As Minnesota digests Tuesday’s primary results for state and federal offices, here’s what unfolded in races specific to the Twin Cities.
Hennepin County Board
The race to represent the board’s District 4 just got more tense. With all precincts reported, just 1,146 votes separated 27-year incumbent Peter McLaughlin and political newcomer Angela Conley after Tuesday’s voting, which means that both will go forward to compete in November’s general election. Eliminated from the nonpartisan race after Tuesday’s primary was a third candidate, environmental activist Megan Kuhl-Stennes.
“I was excited. I was also shocked,” Conley said after watching results stream in with supporters and campaign volunteers at a home in Minneapolis’ Bryant neighborhood. “That is a huge win for us, and the momentum is going straight to November.”
Conley is a neighborhood activist who currently works for Hennepin County. If elected, she would be the first person of color on the board.
McLaughlin said he wasn’t surprised by the primary’s tight outcome. “We’re very pleased with the results,” he said. “We knew it was going to be close.”
Also up for election this year: An open seat on the board’s District 2 — which represents parts of Minneapolis as well as Golden Valley and Plymouth — after current Commissioner Linda Higgins’ retirement. The crowded field of five candidates narrowed Tuesday night, with community activist Irene Fernando and former Minneapolis Council Member Blong Yang moving ahead to face each other on the Nov. 6 ballot. Fernando secured just over 33 percent of the vote, while Yang received about 26 percent.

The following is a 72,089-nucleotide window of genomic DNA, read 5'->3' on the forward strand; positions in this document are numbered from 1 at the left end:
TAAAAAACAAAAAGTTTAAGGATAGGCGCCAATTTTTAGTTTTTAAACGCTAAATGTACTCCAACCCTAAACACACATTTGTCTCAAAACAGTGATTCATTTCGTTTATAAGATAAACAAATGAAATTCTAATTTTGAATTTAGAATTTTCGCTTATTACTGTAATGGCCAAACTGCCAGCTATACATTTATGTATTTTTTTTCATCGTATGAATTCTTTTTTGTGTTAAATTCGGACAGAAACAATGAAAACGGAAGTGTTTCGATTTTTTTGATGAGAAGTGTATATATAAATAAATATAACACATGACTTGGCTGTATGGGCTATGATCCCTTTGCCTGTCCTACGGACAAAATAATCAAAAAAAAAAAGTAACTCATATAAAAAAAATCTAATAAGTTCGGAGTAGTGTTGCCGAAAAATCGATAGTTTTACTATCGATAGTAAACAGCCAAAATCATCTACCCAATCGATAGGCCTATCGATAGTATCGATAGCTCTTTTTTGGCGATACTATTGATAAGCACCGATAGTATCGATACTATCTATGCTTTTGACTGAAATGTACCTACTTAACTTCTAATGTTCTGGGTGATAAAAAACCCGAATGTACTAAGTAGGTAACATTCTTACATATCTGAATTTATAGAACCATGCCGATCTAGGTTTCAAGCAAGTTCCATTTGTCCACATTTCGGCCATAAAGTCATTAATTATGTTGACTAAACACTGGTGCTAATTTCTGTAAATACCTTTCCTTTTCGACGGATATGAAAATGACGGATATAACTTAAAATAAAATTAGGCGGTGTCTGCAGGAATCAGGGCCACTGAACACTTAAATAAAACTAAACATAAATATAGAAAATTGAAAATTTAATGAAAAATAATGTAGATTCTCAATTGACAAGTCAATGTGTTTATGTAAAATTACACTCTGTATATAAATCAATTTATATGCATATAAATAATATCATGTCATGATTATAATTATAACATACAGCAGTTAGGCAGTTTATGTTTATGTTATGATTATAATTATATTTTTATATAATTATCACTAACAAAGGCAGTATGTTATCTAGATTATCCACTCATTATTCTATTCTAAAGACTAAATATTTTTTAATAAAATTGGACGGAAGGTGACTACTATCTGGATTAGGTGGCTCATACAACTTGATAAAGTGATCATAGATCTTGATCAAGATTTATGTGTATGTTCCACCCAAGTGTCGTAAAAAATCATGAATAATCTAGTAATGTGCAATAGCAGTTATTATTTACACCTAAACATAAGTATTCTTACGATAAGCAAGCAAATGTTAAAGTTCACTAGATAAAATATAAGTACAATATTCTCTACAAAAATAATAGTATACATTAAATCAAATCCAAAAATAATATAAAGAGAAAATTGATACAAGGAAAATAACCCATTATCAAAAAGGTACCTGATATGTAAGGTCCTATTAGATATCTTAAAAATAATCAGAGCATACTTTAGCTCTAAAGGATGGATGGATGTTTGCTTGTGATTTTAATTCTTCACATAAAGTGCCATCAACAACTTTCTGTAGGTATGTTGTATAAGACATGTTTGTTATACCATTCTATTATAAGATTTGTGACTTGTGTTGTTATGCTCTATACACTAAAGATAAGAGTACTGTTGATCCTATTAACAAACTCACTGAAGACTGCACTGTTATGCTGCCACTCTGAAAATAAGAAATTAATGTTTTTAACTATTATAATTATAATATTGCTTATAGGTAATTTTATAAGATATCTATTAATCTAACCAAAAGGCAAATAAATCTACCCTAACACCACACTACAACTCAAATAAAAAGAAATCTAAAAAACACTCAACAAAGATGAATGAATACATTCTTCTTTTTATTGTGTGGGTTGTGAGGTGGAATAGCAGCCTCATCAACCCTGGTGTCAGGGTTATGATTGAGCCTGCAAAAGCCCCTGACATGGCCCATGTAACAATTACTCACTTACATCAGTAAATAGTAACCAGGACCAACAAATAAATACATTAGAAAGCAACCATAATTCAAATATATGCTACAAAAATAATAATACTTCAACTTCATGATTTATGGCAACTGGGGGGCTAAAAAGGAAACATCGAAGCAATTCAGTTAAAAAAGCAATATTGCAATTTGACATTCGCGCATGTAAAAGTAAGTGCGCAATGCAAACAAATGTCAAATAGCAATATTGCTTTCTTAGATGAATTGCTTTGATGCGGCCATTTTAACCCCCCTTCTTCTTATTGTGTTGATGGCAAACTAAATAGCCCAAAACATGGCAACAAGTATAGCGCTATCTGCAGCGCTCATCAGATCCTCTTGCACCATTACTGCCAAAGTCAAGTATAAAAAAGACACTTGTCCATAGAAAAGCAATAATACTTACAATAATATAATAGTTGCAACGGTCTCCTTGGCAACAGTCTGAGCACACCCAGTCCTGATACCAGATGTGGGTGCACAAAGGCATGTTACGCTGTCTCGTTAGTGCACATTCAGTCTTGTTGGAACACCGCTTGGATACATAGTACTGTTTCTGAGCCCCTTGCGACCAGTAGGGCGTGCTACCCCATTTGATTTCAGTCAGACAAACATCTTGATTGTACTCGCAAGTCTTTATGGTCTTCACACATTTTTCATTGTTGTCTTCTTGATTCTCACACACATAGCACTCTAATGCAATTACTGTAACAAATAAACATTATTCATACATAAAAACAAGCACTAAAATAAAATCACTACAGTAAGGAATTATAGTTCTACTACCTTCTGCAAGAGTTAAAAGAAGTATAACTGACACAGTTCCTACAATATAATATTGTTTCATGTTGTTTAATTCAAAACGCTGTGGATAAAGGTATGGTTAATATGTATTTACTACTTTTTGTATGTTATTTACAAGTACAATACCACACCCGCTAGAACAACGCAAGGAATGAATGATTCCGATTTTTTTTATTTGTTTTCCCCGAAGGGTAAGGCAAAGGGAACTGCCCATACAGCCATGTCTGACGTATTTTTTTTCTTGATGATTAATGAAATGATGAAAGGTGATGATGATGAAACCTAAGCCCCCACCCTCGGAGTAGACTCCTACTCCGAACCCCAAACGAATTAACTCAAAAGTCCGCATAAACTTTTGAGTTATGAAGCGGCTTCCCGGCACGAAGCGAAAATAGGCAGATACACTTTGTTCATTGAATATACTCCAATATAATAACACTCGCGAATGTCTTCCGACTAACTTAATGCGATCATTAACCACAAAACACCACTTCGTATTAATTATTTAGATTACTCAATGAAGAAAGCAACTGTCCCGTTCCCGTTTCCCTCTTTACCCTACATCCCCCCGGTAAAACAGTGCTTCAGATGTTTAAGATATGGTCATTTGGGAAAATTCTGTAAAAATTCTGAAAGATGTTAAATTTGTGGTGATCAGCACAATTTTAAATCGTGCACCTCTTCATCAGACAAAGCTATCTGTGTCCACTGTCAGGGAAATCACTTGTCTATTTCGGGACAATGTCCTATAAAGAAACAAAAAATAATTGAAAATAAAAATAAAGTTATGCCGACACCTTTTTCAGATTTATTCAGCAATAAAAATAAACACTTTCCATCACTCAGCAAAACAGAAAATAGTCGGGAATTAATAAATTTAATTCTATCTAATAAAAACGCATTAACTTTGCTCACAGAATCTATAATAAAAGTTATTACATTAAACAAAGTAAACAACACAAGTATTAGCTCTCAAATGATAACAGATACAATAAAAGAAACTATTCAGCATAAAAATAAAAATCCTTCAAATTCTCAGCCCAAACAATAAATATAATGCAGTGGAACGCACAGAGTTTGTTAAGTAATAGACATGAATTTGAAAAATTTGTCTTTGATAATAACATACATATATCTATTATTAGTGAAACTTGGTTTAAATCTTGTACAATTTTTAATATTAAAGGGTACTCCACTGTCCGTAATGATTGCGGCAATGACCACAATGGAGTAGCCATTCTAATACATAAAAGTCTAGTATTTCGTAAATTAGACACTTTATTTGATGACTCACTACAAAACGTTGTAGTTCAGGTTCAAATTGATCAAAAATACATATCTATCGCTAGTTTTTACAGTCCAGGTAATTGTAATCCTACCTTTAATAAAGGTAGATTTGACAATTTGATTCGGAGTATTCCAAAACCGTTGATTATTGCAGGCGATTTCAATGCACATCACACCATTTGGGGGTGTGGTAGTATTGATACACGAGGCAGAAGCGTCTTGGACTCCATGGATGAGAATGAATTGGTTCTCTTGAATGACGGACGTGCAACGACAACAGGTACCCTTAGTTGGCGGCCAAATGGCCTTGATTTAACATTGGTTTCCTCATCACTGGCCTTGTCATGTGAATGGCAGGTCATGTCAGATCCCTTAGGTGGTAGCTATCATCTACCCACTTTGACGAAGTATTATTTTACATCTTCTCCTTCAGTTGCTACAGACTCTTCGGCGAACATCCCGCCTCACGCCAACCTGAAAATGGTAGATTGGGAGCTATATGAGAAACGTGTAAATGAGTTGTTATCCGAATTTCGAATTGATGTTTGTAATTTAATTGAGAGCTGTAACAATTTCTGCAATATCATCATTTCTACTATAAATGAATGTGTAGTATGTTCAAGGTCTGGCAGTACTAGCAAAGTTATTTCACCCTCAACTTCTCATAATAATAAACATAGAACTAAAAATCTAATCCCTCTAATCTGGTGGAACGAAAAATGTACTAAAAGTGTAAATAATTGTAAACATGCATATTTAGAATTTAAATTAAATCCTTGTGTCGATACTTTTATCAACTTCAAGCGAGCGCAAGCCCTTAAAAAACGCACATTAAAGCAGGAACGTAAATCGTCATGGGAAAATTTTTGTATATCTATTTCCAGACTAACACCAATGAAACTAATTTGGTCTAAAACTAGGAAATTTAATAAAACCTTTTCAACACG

Hennepin County sheriff
Voters eliminated former police chief Joseph Banks from the race and gave the upper hand to incumbent Rich Stanek. The current sheriff received about 49 percent of primary votes Tuesday.
Come November, Stanek will face Dave “Hutch” Hutchinson, a sergeant with Metro Transit who got almost 35 percent of votes Tuesday. “Stanek’s going to be hard to beat; he’s got a lot of money,” Hutchinson said in a Facebook video to supporters Tuesday afternoon. “This is just a test for the general. We have to get our butts in gear.”
St. Paul City Council
No longer will the public be hearing about David Martinez — the candidate who has been arrested multiple times since filing for office — at least in election news. Primary voters selected Mitra Jalali Nelson to represent the northwest St. Paul ward.
Nelson, who works in Rep. Keith Ellison’s office and who promoted renters’ rights in her campaign, received almost 54 percent of votes Tuesday, beating her next closest competitor, parks advocate Shirley Erstad, by almost 13 points.
“This is about making room for all of us in our democracy,” Nelson said in a speech to supporters Tuesday night, available via online. “When we bring people who are less heard, that actually helps everybody.
It was a special election after former City Council President Russ Stark, who vacated the seat to work for Mayor Melvin Carter, so Nelson will assume office this month or next.
Ramsey County Board
Primary voters also decided on top candidates for District 3 and District 5 on Ramsey County’s board of commissioners.
Votes for Trista MatasCastillo, a veteran and affordable housing activist, surpassed District 3 incumbent Janice Rettman by a significant margin. MatasCastillo won 44 percent of the vote, compared to Rettman’s 29 percent. Both candidates move on to compete against each other in the general election in this nonpartisan race.
District 5 incumbent Rafael Ortega sailed through the primary with more than 79 percent of the vote. He’ll face James Jaeger in November.